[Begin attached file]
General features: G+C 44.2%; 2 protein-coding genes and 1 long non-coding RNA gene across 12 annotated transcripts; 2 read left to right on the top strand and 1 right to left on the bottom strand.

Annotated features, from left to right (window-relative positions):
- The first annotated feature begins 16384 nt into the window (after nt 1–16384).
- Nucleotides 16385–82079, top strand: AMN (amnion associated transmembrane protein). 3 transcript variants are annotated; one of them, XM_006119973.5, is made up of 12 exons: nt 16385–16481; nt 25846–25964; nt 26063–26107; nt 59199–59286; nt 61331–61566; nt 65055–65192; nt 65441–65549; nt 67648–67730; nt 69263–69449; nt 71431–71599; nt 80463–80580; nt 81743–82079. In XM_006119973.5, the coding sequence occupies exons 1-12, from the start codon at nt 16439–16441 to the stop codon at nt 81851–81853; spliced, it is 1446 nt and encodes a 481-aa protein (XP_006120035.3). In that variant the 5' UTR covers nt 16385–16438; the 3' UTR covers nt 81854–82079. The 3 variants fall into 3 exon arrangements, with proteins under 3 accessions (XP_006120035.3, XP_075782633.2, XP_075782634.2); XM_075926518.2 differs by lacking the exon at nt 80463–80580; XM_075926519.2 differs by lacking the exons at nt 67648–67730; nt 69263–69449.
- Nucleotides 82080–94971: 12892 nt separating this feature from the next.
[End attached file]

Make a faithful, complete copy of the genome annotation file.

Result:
General features: G+C 44.2%; 2 protein-coding genes and 1 long non-coding RNA gene across 12 annotated transcripts; 2 read left to right on the top strand and 1 right to left on the bottom strand.

Annotated features, from left to right (window-relative positions):
- The first annotated feature begins 16384 nt into the window (after nt 1–16384).
- Nucleotides 16385–82079, top strand: AMN (amnion associated transmembrane protein). 3 transcript variants are annotated; one of them, XM_006119973.5, is made up of 12 exons: nt 16385–16481; nt 25846–25964; nt 26063–26107; nt 59199–59286; nt 61331–61566; nt 65055–65192; nt 65441–65549; nt 67648–67730; nt 69263–69449; nt 71431–71599; nt 80463–80580; nt 81743–82079. In XM_006119973.5, the coding sequence occupies exons 1-12, from the start codon at nt 16439–16441 to the stop codon at nt 81851–81853; spliced, it is 1446 nt and encodes a 481-aa protein (XP_006120035.3). In that variant the 5' UTR covers nt 16385–16438; the 3' UTR covers nt 81854–82079. The 3 variants fall into 3 exon arrangements, with proteins under 3 accessions (XP_006120035.3, XP_075782633.2, XP_075782634.2); XM_075926518.2 differs by lacking the exon at nt 80463–80580; XM_075926519.2 differs by lacking the exons at nt 67648–67730; nt 69263–69449.
- Nucleotides 82080–94971: 12892 nt separating this feature from the next.